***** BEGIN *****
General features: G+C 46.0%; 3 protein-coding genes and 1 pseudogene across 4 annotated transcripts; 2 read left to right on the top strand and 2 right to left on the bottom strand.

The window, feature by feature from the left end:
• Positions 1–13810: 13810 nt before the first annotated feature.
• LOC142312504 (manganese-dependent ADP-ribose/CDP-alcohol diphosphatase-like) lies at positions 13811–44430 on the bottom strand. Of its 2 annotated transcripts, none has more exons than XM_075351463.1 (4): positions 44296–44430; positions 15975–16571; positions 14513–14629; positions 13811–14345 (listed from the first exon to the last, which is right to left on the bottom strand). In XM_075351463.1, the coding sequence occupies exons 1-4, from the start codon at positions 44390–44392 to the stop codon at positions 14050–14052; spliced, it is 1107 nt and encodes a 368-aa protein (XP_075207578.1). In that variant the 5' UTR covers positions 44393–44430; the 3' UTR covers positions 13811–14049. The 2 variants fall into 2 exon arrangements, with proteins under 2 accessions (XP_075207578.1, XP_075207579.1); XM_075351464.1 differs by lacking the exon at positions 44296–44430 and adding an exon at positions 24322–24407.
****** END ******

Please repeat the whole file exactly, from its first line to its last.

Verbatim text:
General features: G+C 46.0%; 3 protein-coding genes and 1 pseudogene across 4 annotated transcripts; 2 read left to right on the top strand and 2 right to left on the bottom strand.

The window, feature by feature from the left end:
• Positions 1–13810: 13810 nt before the first annotated feature.
• LOC142312504 (manganese-dependent ADP-ribose/CDP-alcohol diphosphatase-like) lies at positions 13811–44430 on the bottom strand. Of its 2 annotated transcripts, none has more exons than XM_075351463.1 (4): positions 44296–44430; positions 15975–16571; positions 14513–14629; positions 13811–14345 (listed from the first exon to the last, which is right to left on the bottom strand). In XM_075351463.1, the coding sequence occupies exons 1-4, from the start codon at positions 44390–44392 to the stop codon at positions 14050–14052; spliced, it is 1107 nt and encodes a 368-aa protein (XP_075207578.1). In that variant the 5' UTR covers positions 44393–44430; the 3' UTR covers positions 13811–14049. The 2 variants fall into 2 exon arrangements, with proteins under 2 accessions (XP_075207578.1, XP_075207579.1); XM_075351464.1 differs by lacking the exon at positions 44296–44430 and adding an exon at positions 24322–24407.